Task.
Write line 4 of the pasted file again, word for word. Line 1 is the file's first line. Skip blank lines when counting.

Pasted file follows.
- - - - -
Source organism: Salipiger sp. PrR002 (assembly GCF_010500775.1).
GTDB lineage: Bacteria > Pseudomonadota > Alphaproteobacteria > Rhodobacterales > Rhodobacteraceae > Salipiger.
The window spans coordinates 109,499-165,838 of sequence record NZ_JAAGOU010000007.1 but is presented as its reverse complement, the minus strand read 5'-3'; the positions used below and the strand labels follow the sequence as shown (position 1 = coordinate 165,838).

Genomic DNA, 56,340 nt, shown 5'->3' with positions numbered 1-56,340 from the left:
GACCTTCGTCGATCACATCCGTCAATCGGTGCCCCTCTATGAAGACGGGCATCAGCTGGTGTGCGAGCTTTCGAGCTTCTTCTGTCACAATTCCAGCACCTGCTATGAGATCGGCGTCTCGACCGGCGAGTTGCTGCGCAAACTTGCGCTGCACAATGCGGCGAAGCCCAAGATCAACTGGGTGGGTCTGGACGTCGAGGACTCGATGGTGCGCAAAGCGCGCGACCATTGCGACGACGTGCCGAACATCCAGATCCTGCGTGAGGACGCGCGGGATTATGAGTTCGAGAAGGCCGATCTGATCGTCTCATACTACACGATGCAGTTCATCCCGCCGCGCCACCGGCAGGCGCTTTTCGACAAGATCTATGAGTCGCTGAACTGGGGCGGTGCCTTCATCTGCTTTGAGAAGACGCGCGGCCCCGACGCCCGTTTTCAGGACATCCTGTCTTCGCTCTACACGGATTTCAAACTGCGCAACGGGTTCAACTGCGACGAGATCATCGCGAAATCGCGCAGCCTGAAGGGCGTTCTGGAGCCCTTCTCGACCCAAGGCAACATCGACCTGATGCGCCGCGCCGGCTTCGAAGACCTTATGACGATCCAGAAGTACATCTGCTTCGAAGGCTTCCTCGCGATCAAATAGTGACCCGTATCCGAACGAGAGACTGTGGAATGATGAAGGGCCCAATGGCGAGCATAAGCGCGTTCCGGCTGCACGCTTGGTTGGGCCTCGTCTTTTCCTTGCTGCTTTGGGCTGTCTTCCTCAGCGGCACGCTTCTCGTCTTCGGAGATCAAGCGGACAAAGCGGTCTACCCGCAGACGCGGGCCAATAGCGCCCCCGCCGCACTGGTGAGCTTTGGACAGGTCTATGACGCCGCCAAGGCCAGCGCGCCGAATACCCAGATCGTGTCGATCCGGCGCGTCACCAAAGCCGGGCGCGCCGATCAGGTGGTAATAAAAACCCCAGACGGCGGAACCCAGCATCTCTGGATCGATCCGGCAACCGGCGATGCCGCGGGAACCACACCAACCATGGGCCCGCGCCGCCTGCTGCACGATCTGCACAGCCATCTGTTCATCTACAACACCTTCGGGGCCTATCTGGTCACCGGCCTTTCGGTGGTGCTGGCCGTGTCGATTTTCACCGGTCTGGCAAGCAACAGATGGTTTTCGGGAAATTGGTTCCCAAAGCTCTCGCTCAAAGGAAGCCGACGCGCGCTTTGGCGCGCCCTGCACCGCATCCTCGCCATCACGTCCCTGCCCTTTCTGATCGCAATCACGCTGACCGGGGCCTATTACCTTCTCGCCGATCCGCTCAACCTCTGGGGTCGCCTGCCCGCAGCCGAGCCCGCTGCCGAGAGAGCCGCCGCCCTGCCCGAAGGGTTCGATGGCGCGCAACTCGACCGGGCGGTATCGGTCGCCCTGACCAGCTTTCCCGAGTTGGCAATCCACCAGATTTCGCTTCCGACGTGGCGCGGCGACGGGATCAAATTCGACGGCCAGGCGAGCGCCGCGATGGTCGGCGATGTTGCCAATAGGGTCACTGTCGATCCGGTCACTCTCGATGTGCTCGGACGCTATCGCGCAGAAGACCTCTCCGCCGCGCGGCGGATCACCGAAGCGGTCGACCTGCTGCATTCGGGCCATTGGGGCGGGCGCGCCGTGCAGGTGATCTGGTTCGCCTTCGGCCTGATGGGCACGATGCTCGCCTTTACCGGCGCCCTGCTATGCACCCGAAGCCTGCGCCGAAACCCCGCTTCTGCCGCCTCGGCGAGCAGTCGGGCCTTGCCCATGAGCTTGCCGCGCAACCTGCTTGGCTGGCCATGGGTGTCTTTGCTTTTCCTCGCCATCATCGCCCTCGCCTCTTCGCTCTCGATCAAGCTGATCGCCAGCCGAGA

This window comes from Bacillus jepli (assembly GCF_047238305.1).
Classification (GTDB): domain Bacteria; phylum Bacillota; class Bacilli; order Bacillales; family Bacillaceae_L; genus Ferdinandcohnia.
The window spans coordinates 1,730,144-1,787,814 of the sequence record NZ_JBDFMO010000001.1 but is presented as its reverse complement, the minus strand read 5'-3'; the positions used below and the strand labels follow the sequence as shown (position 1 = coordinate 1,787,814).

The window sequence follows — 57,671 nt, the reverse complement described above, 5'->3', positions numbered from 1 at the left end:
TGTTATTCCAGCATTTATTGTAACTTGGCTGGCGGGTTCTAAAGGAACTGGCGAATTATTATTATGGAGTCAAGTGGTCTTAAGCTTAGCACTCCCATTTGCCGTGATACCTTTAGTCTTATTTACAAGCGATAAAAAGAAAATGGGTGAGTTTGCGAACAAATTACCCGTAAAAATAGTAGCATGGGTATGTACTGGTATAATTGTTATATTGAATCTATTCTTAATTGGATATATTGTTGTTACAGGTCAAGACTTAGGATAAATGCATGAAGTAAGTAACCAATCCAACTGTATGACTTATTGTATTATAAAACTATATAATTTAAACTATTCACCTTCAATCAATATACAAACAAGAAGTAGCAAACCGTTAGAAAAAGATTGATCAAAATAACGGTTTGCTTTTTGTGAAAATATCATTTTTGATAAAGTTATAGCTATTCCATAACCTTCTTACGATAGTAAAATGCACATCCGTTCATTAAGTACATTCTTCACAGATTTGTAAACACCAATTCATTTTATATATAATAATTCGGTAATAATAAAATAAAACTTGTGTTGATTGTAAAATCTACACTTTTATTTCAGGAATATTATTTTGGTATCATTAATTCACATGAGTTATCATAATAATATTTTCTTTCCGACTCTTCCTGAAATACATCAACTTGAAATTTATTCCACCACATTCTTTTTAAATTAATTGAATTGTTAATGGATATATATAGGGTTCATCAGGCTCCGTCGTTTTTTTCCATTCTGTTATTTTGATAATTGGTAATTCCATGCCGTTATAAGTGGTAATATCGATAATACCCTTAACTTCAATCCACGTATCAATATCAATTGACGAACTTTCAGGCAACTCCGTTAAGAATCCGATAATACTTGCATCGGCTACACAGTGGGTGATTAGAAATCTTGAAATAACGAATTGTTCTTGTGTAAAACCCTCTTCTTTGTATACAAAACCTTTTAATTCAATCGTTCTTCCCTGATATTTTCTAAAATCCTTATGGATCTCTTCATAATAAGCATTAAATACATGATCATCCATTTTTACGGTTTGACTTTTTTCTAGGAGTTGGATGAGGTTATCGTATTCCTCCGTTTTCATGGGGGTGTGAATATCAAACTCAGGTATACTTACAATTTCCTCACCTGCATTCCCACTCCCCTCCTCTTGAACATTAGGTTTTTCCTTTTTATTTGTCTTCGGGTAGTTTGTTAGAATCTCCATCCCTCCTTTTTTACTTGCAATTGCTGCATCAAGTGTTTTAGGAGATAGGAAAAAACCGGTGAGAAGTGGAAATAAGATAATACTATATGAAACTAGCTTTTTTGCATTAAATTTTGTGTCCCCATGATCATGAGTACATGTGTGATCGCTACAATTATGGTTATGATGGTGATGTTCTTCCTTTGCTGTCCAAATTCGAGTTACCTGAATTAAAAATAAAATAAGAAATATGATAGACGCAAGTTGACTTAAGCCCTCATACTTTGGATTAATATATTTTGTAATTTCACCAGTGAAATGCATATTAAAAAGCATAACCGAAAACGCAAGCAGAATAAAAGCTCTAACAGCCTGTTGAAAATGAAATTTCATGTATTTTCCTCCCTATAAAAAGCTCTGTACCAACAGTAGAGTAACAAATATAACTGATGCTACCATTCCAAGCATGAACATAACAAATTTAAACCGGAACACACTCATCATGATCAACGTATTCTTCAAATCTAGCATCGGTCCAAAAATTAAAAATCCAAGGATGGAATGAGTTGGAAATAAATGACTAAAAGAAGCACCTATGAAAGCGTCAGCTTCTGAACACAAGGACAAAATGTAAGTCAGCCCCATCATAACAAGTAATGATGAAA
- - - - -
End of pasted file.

Genomic DNA, 56,340 nt, shown 5'->3' with positions numbered 1-56,340 from the left: